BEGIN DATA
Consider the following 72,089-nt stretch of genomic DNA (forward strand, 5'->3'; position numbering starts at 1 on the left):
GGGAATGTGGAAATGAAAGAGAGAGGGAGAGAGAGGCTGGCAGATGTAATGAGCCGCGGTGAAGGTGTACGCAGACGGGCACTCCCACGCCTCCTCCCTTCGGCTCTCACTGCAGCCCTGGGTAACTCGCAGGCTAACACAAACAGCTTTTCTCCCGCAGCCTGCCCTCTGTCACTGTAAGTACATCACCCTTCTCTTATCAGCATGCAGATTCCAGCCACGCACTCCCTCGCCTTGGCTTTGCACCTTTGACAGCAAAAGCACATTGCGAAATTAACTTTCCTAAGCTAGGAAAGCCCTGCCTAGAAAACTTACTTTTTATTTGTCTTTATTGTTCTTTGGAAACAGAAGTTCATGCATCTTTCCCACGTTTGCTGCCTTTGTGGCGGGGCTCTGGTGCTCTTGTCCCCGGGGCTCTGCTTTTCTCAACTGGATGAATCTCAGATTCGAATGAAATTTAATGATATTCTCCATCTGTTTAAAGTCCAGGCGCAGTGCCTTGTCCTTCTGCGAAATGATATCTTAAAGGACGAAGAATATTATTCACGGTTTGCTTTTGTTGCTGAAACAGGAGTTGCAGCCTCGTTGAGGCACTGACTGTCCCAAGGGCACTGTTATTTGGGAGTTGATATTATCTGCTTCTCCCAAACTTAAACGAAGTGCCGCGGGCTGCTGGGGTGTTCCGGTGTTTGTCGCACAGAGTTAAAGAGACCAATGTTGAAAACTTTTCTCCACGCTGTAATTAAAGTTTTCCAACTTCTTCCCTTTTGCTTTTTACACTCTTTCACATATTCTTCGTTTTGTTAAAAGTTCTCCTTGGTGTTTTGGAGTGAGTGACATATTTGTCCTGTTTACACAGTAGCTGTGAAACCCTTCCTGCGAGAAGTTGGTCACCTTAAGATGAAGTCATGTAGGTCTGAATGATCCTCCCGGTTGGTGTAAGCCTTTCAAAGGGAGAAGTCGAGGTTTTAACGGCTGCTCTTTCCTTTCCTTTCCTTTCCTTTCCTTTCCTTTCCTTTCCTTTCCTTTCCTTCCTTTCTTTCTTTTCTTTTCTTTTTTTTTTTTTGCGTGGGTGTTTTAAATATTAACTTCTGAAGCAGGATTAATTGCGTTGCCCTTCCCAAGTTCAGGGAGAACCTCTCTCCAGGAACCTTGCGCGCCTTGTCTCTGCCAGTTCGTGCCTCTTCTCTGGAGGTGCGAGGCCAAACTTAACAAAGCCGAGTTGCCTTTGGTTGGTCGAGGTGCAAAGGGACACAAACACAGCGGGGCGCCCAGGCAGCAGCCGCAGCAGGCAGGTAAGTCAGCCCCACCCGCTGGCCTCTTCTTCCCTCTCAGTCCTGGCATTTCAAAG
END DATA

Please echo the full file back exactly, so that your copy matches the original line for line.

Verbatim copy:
Consider the following 72,089-nt stretch of genomic DNA (forward strand, 5'->3'; position numbering starts at 1 on the left):
GGGAATGTGGAAATGAAAGAGAGAGGGAGAGAGAGGCTGGCAGATGTAATGAGCCGCGGTGAAGGTGTACGCAGACGGGCACTCCCACGCCTCCTCCCTTCGGCTCTCACTGCAGCCCTGGGTAACTCGCAGGCTAACACAAACAGCTTTTCTCCCGCAGCCTGCCCTCTGTCACTGTAAGTACATCACCCTTCTCTTATCAGCATGCAGATTCCAGCCACGCACTCCCTCGCCTTGGCTTTGCACCTTTGACAGCAAAAGCACATTGCGAAATTAACTTTCCTAAGCTAGGAAAGCCCTGCCTAGAAAACTTACTTTTTATTTGTCTTTATTGTTCTTTGGAAACAGAAGTTCATGCATCTTTCCCACGTTTGCTGCCTTTGTGGCGGGGCTCTGGTGCTCTTGTCCCCGGGGCTCTGCTTTTCTCAACTGGATGAATCTCAGATTCGAATGAAATTTAATGATATTCTCCATCTGTTTAAAGTCCAGGCGCAGTGCCTTGTCCTTCTGCGAAATGATATCTTAAAGGACGAAGAATATTATTCACGGTTTGCTTTTGTTGCTGAAACAGGAGTTGCAGCCTCGTTGAGGCACTGACTGTCCCAAGGGCACTGTTATTTGGGAGTTGATATTATCTGCTTCTCCCAAACTTAAACGAAGTGCCGCGGGCTGCTGGGGTGTTCCGGTGTTTGTCGCACAGAGTTAAAGAGACCAATGTTGAAAACTTTTCTCCACGCTGTAATTAAAGTTTTCCAACTTCTTCCCTTTTGCTTTTTACACTCTTTCACATATTCTTCGTTTTGTTAAAAGTTCTCCTTGGTGTTTTGGAGTGAGTGACATATTTGTCCTGTTTACACAGTAGCTGTGAAACCCTTCCTGCGAGAAGTTGGTCACCTTAAGATGAAGTCATGTAGGTCTGAATGATCCTCCCGGTTGGTGTAAGCCTTTCAAAGGGAGAAGTCGAGGTTTTAACGGCTGCTCTTTCCTTTCCTTTCCTTTCCTTTCCTTTCCTTTCCTTTCCTTTCCTTTCCTTCCTTTCTTTCTTTTCTTTTCTTTTTTTTTTTTTGCGTGGGTGTTTTAAATATTAACTTCTGAAGCAGGATTAATTGCGTTGCCCTTCCCAAGTTCAGGGAGAACCTCTCTCCAGGAACCTTGCGCGCCTTGTCTCTGCCAGTTCGTGCCTCTTCTCTGGAGGTGCGAGGCCAAACTTAACAAAGCCGAGTTGCCTTTGGTTGGTCGAGGTGCAAAGGGACACAAACACAGCGGGGCGCCCAGGCAGCAGCCGCAGCAGGCAGGTAAGTCAGCCCCACCCGCTGGCCTCTTCTTCCCTCTCAGTCCTGGCATTTCAAAG